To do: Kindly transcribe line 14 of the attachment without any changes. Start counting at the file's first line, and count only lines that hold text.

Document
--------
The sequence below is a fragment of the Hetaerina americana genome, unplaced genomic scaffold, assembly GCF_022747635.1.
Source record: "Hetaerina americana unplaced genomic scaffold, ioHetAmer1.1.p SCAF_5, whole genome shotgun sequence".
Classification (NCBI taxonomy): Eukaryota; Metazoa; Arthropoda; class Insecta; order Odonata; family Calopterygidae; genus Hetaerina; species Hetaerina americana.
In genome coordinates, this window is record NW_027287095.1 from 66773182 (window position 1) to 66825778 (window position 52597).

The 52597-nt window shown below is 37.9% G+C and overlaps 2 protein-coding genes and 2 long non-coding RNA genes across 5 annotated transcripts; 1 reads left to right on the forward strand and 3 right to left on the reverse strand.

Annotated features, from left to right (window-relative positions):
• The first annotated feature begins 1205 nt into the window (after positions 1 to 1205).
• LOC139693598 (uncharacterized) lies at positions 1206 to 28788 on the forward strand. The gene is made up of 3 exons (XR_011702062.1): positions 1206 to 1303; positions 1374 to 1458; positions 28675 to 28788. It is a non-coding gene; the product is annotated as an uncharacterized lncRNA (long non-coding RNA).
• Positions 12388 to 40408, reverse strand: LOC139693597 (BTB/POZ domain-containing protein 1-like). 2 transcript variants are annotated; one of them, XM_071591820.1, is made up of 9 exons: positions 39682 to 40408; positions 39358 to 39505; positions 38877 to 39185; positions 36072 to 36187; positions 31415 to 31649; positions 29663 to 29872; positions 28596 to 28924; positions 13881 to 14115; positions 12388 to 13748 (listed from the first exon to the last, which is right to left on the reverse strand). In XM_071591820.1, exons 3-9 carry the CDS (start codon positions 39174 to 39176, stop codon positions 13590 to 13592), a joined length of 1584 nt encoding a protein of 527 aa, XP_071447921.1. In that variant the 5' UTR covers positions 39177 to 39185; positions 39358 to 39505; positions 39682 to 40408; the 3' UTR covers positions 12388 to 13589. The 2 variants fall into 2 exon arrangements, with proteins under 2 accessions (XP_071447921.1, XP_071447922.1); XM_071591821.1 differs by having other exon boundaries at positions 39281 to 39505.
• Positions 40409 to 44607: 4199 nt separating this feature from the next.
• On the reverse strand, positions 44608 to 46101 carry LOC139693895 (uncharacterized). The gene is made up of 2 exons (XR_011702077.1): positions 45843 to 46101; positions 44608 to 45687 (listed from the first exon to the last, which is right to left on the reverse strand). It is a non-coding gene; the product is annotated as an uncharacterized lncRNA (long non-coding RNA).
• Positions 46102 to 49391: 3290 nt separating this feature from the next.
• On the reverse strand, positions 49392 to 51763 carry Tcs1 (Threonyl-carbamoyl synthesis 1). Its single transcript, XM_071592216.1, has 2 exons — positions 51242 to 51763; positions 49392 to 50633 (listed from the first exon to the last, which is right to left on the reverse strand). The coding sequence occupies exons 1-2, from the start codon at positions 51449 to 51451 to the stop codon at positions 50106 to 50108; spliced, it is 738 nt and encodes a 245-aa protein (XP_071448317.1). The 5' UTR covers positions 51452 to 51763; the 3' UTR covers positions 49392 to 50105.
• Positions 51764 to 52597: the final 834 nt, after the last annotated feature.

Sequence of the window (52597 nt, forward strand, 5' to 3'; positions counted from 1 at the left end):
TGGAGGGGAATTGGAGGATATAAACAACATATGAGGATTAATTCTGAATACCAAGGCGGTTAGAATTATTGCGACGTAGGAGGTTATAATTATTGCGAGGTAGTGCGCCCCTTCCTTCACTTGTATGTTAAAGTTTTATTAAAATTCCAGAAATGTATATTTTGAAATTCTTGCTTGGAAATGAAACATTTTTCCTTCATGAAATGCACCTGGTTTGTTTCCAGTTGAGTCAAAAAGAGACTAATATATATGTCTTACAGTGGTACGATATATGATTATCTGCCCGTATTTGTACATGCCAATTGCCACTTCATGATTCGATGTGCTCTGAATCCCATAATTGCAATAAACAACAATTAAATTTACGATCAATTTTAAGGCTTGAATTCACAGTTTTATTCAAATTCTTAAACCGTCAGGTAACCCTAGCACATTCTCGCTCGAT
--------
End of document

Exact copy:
• Positions 51764 to 52597: the final 834 nt, after the last annotated feature.